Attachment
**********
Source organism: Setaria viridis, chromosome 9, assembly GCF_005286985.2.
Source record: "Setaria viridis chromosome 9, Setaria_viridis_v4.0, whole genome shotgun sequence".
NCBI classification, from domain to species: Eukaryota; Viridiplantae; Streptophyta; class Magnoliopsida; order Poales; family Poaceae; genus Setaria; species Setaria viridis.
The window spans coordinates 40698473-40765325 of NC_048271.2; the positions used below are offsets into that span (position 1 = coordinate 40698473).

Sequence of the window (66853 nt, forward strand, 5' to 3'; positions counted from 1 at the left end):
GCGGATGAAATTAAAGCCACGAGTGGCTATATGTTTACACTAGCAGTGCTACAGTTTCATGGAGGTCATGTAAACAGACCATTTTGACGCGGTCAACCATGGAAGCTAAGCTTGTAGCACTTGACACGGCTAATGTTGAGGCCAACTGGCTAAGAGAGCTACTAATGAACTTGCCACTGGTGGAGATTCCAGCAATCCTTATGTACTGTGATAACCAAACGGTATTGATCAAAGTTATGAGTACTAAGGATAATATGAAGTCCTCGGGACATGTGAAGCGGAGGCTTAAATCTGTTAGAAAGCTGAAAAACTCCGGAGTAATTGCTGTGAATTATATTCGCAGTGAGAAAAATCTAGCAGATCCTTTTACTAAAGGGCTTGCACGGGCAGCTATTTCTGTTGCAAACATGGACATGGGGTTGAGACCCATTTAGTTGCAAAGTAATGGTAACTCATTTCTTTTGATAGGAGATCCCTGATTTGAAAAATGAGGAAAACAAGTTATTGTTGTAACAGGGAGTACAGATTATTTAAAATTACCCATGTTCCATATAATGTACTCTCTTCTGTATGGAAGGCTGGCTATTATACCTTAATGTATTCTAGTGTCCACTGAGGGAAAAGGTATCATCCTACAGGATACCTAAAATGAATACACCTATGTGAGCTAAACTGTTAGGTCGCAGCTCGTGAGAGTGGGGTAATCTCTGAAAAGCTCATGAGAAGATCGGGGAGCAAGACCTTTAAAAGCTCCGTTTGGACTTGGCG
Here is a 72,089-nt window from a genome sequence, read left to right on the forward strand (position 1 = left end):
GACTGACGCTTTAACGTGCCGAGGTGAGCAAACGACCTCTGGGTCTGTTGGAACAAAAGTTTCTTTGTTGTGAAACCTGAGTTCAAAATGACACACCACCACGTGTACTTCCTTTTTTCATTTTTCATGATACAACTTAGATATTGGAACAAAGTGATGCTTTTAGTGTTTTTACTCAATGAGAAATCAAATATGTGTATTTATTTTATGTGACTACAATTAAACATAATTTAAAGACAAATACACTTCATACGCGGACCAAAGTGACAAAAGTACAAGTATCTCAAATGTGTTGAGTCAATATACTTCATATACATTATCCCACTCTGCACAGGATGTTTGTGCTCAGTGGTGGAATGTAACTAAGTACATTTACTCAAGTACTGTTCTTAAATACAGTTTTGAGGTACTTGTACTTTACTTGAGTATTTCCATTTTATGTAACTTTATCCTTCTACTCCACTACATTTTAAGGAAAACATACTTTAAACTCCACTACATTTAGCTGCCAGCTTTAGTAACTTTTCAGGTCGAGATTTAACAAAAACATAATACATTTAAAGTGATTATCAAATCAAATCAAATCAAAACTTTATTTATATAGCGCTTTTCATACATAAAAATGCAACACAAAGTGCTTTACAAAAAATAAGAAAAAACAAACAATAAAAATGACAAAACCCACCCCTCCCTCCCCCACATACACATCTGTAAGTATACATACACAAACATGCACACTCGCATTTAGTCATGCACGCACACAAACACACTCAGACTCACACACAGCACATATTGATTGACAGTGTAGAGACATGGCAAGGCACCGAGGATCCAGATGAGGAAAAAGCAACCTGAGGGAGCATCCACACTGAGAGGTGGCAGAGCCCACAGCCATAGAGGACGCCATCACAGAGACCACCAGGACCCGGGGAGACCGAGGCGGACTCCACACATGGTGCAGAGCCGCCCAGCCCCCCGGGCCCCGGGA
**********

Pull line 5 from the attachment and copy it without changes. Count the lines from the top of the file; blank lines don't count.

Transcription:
Sequence of the window (66853 nt, forward strand, 5' to 3'; positions counted from 1 at the left end):